Tuesday, September 29, 2009

Online Privacy

One of the many decisions modern parents have to make these days when they have their first child, is how public they will be online with their family/child life and information.  I know many parents who won't post any pictures children online, or very very few, for fear of online predators.  Or they might post only on password-protected websites.

I have, um, clearly chosen a different route.  There was little question in my mind as to posting pictures of Donovan online, in fact my main concerns were how to best get as much of his pictures, videos, etc, online in the most easily accessible way possible, so that family members who were then an ocean away could watch him grow up.

I am a blogger.  I started this blog over 5 years ago, and continue to post regularly.  Especially since becoming a mother, this blog has been my outlet and, at times, my salvation.  I also am a photographer, I enjoy taking pictures and creating something beautiful and sharing that with the world.  It is only natural that my most frequent target also happens to be my child.  Combine all that with a large, very loving family who cannot get enough of their grandchild/nephew/cousin and my deep desire to give that to them as best I can, and what you get is it would be pretty much going against my very nature to NOT post pictures of D, to NOT write a blog on his behalf.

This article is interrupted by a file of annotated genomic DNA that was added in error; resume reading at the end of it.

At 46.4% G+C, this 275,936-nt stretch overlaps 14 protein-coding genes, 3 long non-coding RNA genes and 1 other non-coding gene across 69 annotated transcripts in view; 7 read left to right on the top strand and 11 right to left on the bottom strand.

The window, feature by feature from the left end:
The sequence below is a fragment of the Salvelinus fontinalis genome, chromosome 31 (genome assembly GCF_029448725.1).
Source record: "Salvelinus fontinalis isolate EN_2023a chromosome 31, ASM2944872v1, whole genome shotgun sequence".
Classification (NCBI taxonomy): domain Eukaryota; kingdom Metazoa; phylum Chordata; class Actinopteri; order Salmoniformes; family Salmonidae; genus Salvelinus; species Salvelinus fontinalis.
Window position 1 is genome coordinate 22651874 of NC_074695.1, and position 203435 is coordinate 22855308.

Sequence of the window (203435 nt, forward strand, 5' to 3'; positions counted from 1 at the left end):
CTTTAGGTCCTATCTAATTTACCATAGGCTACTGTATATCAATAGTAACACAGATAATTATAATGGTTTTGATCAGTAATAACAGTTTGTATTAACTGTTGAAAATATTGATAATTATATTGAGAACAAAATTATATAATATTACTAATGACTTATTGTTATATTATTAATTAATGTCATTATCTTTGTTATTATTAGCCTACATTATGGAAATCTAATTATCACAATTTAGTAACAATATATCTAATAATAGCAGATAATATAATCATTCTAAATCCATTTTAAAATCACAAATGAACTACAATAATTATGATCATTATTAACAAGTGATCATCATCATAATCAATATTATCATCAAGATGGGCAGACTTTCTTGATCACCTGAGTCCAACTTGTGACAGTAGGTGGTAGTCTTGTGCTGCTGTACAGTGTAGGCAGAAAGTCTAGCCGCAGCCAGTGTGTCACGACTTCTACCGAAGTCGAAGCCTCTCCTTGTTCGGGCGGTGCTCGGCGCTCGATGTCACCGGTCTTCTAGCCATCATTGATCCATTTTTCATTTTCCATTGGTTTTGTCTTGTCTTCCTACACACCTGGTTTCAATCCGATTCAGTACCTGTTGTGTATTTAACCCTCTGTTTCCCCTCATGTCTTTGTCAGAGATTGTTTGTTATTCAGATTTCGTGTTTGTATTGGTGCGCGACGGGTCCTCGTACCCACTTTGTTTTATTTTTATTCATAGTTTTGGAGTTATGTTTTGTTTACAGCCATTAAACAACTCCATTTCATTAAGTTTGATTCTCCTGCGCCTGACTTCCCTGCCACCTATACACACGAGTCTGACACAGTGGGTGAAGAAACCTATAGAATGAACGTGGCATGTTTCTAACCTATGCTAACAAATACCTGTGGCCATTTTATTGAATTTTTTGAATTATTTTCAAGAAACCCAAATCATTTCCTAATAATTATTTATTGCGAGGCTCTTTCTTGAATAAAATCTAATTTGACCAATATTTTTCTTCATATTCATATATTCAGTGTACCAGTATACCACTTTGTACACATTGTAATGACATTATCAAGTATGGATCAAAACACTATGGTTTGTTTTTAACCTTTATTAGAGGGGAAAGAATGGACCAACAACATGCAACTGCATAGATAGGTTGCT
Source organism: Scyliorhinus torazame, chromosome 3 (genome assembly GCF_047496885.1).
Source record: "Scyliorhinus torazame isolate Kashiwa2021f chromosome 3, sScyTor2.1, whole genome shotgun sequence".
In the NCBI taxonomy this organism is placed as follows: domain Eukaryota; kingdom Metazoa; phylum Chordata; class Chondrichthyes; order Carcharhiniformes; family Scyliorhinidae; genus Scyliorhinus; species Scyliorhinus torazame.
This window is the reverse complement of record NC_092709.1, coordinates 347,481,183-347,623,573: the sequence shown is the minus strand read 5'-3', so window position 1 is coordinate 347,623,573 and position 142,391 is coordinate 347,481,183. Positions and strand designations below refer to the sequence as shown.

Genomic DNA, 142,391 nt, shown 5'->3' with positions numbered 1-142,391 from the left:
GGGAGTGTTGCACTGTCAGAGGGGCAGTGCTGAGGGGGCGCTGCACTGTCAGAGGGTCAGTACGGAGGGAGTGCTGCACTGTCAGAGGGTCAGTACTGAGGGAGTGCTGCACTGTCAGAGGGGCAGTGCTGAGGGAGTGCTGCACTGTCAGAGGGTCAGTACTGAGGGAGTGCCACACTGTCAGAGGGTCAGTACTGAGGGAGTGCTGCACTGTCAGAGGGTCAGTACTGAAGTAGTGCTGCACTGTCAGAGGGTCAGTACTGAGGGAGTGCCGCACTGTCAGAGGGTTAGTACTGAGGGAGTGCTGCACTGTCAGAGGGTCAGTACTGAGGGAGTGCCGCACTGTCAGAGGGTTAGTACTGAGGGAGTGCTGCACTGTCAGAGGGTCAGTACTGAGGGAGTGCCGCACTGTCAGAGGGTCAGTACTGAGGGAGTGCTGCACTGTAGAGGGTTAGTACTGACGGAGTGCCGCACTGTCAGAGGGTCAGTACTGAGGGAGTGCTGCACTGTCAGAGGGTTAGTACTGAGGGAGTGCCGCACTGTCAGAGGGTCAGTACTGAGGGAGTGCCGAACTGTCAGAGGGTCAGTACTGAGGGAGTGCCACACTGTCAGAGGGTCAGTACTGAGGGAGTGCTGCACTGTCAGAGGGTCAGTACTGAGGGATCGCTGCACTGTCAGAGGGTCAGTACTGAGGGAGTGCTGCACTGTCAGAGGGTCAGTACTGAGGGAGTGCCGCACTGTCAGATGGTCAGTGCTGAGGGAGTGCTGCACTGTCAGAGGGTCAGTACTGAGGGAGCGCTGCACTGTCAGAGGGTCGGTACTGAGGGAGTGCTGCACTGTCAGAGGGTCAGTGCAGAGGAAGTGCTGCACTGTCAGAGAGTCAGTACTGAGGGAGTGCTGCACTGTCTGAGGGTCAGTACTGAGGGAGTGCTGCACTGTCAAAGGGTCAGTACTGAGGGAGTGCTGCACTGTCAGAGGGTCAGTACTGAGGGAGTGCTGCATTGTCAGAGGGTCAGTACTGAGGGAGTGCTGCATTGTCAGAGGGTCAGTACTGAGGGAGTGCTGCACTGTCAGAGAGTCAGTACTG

Every so often I've questioned this openness and wondered if I should be more cautious.  I do take precautions, of course-- on this blog I make a very conscious effort to not mention our last names, to not talk about specific places we go to or give away too much detail.  I'm much freer on Donovan's blog, but I keep that link much more secluded as well (you will not find a link to there from here, for example, and his blog is not searchable nor listed in google's directory).  I do link to his blog on facebook and have recently also started importing his posts to my account, but everything on my facebook page is set to be viewable by friends only so should be fairly safe.  My flickr stream is public, but have fixed my settings so only contacts listed as Family & Friends can download my pictures.  I know there are ways around these precautions for someone who is determined, but overall I'm satisfied by the balance of availability and security.

I recently got a weird message on flickr from someone with broken English asking to use Donovan's pictures on Orkut.  A quick search on flickr revealed Orkut to be Google's own social networking site, one that never took off here in the US but is extremely popular in Brazil... and where making up fake profiles and stealing pictures of cute kids and posting them as your own is a very popular game.  Reading through threads in certain groups, this has been a pretty major problem in the past.  It definitely creeped me out a bit.  It made me re-evaluate how public I've been.  This person may go ahead and steal pictures of Donovan, others may already be doing so and there's no real way for me to try to find out.  That is not a pleasant thought.